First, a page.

Anyway, the other day while I was nestled in a pile of sweet hay listening to the thunder, I recalled that day when someone offered me a fortune for that old mirror I’d bought at the flea market. I know I hadn’t paid much for it, because I never did pay much for anything. Never have done. I bought it because it was unusual (hideous is what everyone said about it, but people have got very strangely ordinary taste, I’ve found) and because it was cheap enough that I could buy it without over thinking the whole thing. At the end of the day you can’t beat the magic of spontaneity, it out performs long winded assessment every time.
So this man was a friend of a friend who happened to visit and made me an offer I couldn’t refuse so of course I sold the mirror to him. He was so delighted about it that I’d have given him the mirror for nothing if I knew he wanted it that much, but I’m not daft, I took the money. I found out later that he’d won the lottery, so I never felt guilty about it.
Well, after he’d gone I sat there looking at this pile of money in my hands and knew exactly what I was going to do. But first I had to find them. They’d moved again and we’d lost contact but I knew I’d find a way. And I did. They’d given up all hope of ever getting that money back that I’d borrowed, but they said the timing was perfect, couldn’t have been better, they said. It wouldn’t have meant all that much to them if I’d paid it back right away, they said, because they didn’t need it then as much as they did when they finally got it back.
They were strange times back then, and one thing after another was happening all over the world, what with the strange weather, and all the pandemics and refugees. Hard to keep food on the table, let alone make plans or pay debts back. But debt is a funny thing. I felt stung when I realized they didn’t think I intended to pay them back but the fact was, I couldn’t do it at the time. And I wanted it to be a magical perfect timing surprise when I did. I suppose in a way I wanted it to be like it was when they loaned me the money. I remember I wept at the kindness of it. Well I didn’t want them to weep necessarily, but I wanted it to mean something wonderful, somehow. And timing is everything and you can’t plan that kind of thing, not really.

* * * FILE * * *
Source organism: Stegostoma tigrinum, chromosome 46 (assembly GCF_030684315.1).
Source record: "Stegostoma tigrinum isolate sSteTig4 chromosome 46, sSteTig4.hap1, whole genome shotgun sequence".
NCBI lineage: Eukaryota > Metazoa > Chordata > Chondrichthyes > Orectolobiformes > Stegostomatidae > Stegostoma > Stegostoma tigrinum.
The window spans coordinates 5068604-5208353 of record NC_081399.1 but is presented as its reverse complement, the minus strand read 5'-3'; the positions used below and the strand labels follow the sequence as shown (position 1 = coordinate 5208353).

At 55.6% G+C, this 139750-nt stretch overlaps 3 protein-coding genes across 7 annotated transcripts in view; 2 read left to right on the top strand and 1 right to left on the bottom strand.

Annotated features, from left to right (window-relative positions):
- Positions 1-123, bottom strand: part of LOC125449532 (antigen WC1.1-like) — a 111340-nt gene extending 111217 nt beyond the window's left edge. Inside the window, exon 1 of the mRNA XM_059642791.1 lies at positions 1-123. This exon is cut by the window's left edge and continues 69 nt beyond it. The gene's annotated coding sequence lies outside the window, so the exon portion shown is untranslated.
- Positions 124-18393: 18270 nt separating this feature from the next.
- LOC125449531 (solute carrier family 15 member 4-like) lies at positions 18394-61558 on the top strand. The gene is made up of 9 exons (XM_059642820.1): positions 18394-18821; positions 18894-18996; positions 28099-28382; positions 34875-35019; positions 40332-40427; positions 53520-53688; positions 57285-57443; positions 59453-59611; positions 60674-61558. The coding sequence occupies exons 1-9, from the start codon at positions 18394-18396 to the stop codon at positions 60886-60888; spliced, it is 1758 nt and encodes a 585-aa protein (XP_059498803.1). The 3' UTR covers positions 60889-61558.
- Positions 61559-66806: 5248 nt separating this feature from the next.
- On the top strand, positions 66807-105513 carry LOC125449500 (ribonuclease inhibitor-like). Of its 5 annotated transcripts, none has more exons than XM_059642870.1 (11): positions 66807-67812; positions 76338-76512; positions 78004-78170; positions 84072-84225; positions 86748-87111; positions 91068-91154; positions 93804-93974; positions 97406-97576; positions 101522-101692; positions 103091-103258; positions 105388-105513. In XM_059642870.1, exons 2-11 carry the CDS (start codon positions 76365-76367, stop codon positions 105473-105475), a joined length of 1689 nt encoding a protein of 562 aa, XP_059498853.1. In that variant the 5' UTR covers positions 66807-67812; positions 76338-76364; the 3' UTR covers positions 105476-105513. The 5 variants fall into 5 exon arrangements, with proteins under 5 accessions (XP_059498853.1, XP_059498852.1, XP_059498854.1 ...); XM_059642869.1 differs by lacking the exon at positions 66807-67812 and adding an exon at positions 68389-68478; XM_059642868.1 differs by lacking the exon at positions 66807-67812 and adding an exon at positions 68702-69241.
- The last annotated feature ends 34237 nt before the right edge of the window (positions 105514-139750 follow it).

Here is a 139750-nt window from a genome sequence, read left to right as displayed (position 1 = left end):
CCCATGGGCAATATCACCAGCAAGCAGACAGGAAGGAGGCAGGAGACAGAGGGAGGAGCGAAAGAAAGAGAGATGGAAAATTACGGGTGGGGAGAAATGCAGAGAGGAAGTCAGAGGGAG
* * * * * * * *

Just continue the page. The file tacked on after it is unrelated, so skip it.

It was a happy ending in the end though, I gave them the whole amount I got for that old mirror, which was considerably more than the loan.
The rain has stopped now and the sun is shining. My damp clothes are steaming and probably much smellier than I think. Time to find a recycling bin and a fresh new look.
“Did someone say drinks are on the house?” asked Rosamund, pushing past the burly bouncer as she entered the pub. “What’s your name, handsome?”
“Percival,” the bouncer replied with a wry grin. “Yeah I know, doesn’t fit the image.”
Rosamund looked him up and down while simultaneously flicking a bit of food from between her teeth with a credit card. “I keep forgetting to buy dental floss,” she said.